Stop debt collectors digging up dirt on social media

By Michael Lloyd

If a loan or credit account goes into default, your lender may hand the debt over to a collections agency. Such agencies have certain rules to play by, but some of them cross the line. One of the newer methods of doing so involves tracking down debtors through social media. While you are obliged to pay back money you have borrowed, you should know your rights and how to tell when you're being harassed.

In 2011, the Office of Fair Trading (OFT) banned collectors from contacting debtors via social media. At the time, there was growing concern about the practice of collections agents leaving messages about money owed on people's social media profiles, which obviously had the potential to be very embarrassing.debt-collectors-on-social-media

These days, if a debt collector tries to reach out to you via social media, it could be classified as harassment. Once the OFT becomes aware of such behaviour, the collections agency in question can lose its consumer credit licence.

However, debt agencies can still use what you put on your social media pages to their advantage. "As a general rule, we rarely see [creditors making direct contact with debtors through social media]," says Laura Bradder, media officer from the debt charity StepChange. "However, we have recently had reports from our clients of creditors using social media sites -- Facebook in particular -- to research a client's circumstances, and trying to use any information they find about their personal circumstances or activities against them in intimidating phone calls."

This kind of underhanded tactic is still frowned upon -- though not illegal, meaning a debt collector may try it. But if the OFT views it as bullying or intimidating behaviour, the collector is in trouble. Get up to speed on what kinds of information they might use and how to keep your social accounts for your friends' eyes only.

What collectors use, how to keep it private
If you've ever been on the receiving end of a phone call from a persistent collections agent, you know all too well that they are not shy about using any and all information about you to make their case.

Post a Facebook status about going to exercise at a gym that requires a membership, and the collector may suggest that you cancel it to help pay off your debt. Tweet about your pet, and the caller may suggest you find a new owner for it to help clear what you owe.

If you're concerned about debt collectors harvesting information from your social media profiles, there are steps you can take to limit what they can access:

  • Set the privacy settings on your social media accounts on high. If you don't know how to change your settings, the service should have a help page to give you instructions.

  • Where possible, make sure only your approved contacts can access content on your social media profiles.

  • If you need to use social media for work, set up separate professional and personal accounts, keeping the latter closed to public access.

  • Don't accept friend requests from people you don't know. Sneaky debt collectors might send you a friend request on the off chance that you might be the type who accepts all requests. Accepting a request means giving the person on the other end access to all your private content.

  • Try to avoid posting information that relates to your financial situation on your social media profiles. Don't add content that relates to lifestyle choices or purchases that could be seen as frivolous or extravagant. If you're posting regular pictures of shopping sprees at expensive stores and nights out in pricey bars, you might find that any collector who sees these will come after you with greater vigour.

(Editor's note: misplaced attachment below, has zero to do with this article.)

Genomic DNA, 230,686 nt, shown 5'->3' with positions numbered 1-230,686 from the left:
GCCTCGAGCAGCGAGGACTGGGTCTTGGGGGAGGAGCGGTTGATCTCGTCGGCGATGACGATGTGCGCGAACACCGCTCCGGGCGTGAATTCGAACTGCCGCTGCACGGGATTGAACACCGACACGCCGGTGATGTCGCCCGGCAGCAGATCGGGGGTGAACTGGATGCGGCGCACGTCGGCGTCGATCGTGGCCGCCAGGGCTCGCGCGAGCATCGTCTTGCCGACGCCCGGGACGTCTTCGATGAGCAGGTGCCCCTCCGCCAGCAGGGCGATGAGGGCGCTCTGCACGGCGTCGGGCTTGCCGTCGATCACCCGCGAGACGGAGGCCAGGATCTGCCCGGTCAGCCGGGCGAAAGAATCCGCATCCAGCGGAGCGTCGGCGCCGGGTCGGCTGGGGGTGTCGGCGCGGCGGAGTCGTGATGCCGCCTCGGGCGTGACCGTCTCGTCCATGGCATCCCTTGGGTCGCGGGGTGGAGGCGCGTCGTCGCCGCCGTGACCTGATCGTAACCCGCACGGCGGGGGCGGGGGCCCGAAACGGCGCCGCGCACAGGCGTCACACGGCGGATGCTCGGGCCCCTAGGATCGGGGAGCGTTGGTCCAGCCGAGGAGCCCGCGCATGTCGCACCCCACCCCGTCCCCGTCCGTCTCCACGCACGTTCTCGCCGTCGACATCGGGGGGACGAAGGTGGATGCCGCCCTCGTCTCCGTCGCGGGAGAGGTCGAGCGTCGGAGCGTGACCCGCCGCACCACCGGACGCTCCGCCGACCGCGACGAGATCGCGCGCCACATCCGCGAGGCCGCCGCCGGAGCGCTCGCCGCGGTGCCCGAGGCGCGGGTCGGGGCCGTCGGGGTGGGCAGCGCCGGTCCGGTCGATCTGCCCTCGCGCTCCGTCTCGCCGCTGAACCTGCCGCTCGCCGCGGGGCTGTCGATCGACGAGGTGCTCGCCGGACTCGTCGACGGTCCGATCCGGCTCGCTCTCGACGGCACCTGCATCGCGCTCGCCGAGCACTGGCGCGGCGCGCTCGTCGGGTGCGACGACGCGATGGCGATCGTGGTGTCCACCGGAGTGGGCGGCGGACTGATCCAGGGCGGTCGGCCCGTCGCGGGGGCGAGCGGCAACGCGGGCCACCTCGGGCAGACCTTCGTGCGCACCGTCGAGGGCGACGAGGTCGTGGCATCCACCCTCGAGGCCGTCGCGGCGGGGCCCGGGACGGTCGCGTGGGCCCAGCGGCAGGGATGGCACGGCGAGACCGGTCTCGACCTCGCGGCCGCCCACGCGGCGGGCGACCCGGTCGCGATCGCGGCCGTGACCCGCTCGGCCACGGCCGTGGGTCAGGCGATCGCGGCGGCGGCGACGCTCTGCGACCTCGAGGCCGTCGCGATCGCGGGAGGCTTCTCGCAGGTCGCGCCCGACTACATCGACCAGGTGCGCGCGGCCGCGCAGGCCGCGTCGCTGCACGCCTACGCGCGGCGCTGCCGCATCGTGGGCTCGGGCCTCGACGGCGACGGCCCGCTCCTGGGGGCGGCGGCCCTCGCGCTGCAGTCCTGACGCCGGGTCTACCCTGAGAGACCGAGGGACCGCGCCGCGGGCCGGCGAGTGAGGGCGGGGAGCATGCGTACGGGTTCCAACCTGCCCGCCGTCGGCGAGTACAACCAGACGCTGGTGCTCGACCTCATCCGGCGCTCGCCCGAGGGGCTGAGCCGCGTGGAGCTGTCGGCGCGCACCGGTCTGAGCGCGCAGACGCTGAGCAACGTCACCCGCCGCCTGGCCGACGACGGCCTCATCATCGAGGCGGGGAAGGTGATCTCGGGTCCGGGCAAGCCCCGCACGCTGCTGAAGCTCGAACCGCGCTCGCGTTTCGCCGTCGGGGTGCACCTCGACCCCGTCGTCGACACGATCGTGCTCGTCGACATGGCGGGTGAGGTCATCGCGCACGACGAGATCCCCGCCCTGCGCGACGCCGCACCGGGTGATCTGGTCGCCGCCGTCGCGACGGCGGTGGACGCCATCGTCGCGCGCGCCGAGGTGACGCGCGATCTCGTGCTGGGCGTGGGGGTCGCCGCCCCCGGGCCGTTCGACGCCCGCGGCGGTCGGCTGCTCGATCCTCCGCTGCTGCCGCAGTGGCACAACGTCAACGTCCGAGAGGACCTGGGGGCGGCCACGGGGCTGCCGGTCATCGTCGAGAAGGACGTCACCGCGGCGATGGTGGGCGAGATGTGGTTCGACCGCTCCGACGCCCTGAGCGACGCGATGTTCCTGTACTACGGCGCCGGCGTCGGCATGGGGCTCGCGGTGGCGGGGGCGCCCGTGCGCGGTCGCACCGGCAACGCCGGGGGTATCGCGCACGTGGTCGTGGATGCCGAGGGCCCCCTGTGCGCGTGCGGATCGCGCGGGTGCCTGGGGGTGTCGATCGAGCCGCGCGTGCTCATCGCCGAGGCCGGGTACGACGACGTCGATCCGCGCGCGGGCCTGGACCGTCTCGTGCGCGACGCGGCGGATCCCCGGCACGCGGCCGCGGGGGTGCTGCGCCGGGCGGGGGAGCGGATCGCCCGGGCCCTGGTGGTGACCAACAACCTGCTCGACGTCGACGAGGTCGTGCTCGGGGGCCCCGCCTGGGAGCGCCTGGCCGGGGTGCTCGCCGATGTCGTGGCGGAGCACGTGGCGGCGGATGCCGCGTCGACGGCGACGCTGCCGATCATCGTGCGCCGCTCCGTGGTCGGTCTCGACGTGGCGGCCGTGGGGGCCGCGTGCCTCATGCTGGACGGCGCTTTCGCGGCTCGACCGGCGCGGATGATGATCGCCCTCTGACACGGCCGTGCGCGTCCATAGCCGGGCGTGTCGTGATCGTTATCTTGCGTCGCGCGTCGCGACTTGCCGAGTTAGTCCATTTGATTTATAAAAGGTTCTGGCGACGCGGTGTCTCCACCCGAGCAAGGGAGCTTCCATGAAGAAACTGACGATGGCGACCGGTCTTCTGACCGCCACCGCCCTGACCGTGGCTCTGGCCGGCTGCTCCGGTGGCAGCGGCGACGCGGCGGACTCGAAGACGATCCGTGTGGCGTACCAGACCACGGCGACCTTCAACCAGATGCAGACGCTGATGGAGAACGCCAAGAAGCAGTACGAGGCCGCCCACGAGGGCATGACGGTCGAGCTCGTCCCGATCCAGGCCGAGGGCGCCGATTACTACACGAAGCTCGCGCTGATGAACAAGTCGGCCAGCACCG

• Don't communicate with debt collectors by email. Some social media websites allow people to search for you using your email address, so doing so could lead an enterprising collections agent straight to your profile.

  • If you suspect that a debt collector is attempting to snoop on your social media profiles, complain. Gather evidence that demonstrates that you have been pursued -- don't delete any activity (such as dishonest friend requests from collectors) that could be used to support your complaint.

"Although rare, these kinds of underhand tactics are never acceptable, and we would always advise people to make a complaint if they experience anything of this kind," Laura Bradder from StepChange says. "Write to your creditor in the first instance, but don't be afraid to contact the Financial Ombudsman or Financial Conduct Authority if necessary."

Your social media accounts may not be the source
While keeping your social media platforms secure will prevent debt collectors from getting hold of some personal information, it's important to realise that other online sources can hold lots of information on you, too.

For instance, if you've been declared bankrupt or are the subject of a Debt Relief Order or Individual Voluntary Arrangement, information about you will be held on the Individual Insolvency Register. Own a property, and your details will appear on the searchable Land Registry. If you have been or currently are the director of a company, collectors will be able to get information about your business activities via Companies House.

Collections agents can and do frequently make use of these sources, along with information from your credit record. If you feel as though debt collectors are using information they have gathered about you online to bully or harass you, contact a debt charity, the Financial Ombudsman or the Financial Conduct Authority to discuss what action you may be able to take.

See related: How to deal with debt collectors, 4 wrong ways to pay off credit card debt

Published: 9 December 2014